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Roberta Bondar - STS-42 - Personal Patch, Reproduction

Roberta Bondar began astronaut training in 1984, and in 1992 was designated Payload Specialist for the first International Microgravity Laboratory Mission (IML-1). Bondar flew on the NASA Space Shuttle Discovery during Mission STS-42, January 22–30, 1992, during which she performed experiments in the Spacelab.
This is a reproduction version. The connections between letters and border is more obvious and the shuttle orbiter has an embroidered outline.

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Triangulation and LIDAR Automated Rendezvous and Docking (TRIDAR)

TriDAR, or Triangulation and LIDAR Automated Rendezvous and Docking, is a relative navigation vision system developed by Neptec Design Group and funded by the Canadian Space Agency and NASA. It provides guidance information that can be used to guide an unmanned vehicle during rendezvous and docking operations in space. TriDAR does not rely on any reference markers positioned on the target spacecraft. Instead, TriDAR relies on a laser based 3D sensor and a thermal imager. TriDAR’s proprietary software uses the geometric information contained in successive 3D images to match against the known shape of the target object and calculate its position and orientation.
TriDAR made its inaugural demonstration space flight onboard Space Shuttle Discovery on the STS-128 mission, launched on August 28, 2009. On STS-128, TriDAR provided astronauts with real-time guidance information during rendezvous and docking with the International Space Station (ISS). It automatically acquired and tracked the ISS using only knowledge about its shape. This marked the first time a 3D sensor based "targetless" tracking vision system was used in space.

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STS-127 - Julie Payette Personal Patch

Payette visited the space station again in 2009 as a Mission Specialist aboard Space Shuttle Endeavour during mission STS-127 from July 15–31, 2009, and was the Flight Engineer and lead robotic operator during the mission. At that time, Robert Thirsk was a member of Expedition 20 on the space station. It marked the first time two Canadians were in space.

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STS-127 - 4" - Unknown maker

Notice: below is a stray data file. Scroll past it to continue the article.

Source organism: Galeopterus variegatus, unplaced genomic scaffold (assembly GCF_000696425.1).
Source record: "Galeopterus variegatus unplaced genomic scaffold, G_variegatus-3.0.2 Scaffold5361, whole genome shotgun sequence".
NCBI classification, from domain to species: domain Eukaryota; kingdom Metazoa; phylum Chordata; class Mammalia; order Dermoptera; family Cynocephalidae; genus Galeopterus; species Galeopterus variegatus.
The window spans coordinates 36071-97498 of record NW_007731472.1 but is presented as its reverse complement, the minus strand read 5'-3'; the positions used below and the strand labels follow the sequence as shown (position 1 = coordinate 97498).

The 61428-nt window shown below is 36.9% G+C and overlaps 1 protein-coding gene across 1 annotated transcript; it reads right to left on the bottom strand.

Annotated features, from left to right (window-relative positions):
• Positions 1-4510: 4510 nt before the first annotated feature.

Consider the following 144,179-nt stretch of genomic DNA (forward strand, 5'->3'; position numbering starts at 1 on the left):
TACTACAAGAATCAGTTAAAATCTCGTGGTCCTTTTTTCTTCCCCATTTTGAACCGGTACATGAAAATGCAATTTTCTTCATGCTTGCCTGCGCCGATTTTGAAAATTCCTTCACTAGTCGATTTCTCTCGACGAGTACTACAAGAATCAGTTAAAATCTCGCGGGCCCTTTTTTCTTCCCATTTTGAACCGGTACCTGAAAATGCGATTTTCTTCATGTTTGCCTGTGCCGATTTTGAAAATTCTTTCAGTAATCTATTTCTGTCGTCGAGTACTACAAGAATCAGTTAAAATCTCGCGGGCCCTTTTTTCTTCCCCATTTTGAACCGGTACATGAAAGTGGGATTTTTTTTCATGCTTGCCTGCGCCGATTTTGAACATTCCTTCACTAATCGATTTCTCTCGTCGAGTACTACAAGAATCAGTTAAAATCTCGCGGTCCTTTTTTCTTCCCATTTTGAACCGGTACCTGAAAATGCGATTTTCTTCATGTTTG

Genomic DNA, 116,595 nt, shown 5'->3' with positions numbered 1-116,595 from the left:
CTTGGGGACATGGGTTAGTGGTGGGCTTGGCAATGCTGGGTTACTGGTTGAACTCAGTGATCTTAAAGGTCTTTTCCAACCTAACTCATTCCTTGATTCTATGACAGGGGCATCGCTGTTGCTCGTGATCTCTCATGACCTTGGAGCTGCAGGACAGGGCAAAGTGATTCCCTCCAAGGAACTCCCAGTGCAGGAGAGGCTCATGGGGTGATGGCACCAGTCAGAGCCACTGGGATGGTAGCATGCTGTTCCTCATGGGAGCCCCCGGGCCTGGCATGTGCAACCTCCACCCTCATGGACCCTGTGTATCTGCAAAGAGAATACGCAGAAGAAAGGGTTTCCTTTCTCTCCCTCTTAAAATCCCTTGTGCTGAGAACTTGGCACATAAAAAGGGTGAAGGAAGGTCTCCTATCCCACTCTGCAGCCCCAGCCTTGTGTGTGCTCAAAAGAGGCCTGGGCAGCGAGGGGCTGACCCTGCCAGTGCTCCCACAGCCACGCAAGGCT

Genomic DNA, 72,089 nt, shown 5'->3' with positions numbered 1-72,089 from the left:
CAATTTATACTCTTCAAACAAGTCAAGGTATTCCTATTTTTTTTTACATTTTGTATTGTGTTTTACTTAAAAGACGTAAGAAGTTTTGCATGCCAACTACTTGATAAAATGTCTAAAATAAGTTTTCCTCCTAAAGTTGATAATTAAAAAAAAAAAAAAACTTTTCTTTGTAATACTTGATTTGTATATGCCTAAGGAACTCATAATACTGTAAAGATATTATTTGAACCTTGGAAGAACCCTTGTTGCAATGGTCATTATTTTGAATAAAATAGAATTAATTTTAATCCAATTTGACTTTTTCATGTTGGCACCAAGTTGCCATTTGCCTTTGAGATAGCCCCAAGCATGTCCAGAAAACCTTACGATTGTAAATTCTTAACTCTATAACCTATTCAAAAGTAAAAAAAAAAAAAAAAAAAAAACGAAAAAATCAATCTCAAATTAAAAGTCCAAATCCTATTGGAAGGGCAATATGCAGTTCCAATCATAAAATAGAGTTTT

STS-127 (ISS assembly flight 2J/A) was a NASA Space Shuttle mission to the International Space Station (ISS). It was the twenty-third flight of Space Shuttle Endeavour. The primary purpose of the STS-127 mission was to deliver and install the final two components of the Japanese Experiment Module: the Exposed Facility (JEM EF), and the Exposed Section of the Experiment Logistics Module (ELM-ES). When Endeavour docked with the ISS on this mission in July 2009, it set a record for the most humans in space at the same time in the same vehicle, the first time thirteen people have been at the station at the same time. It also tied the record of thirteen people in space at any one time.

A crew spokesperson had the following words for the patch. "Bathed in sunlight, the blue Earth is represented without boundaries to remind us that we all share this world. In the center, the golden flight path of the space shuttle turns into the three distinctive rays of the astronaut symbol culminating in the star-like emblem characteristic of the Japan Aerospace Exploration Agency, yet soaring further into space as it paves the way for future voyages and discoveries for all humankind."

This patch is virtually identical to the A-B Emblem STS-127 version, however the Canadian maple leaf is slightly smaller.

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4" / 100mm
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STS-127 - 4" - A-B Emblem

STS-127 (ISS assembly flight 2J/A) was a NASA Space Shuttle mission to the International Space Station (ISS). It was the twenty-third flight of Space Shuttle Endeavour. The primary purpose of the STS-127 mission was to deliver and install the final two components of the Japanese Experiment Module: the Exposed Facility (JEM EF), and the Exposed Section of the Experiment Logistics Module (ELM-ES). When Endeavour docked with the ISS on this mission in July 2009, it set a record for the most humans in space at the same time in the same vehicle, the first time thirteen people have been at the station at the same time. It also tied the record of thirteen people in space at any one time.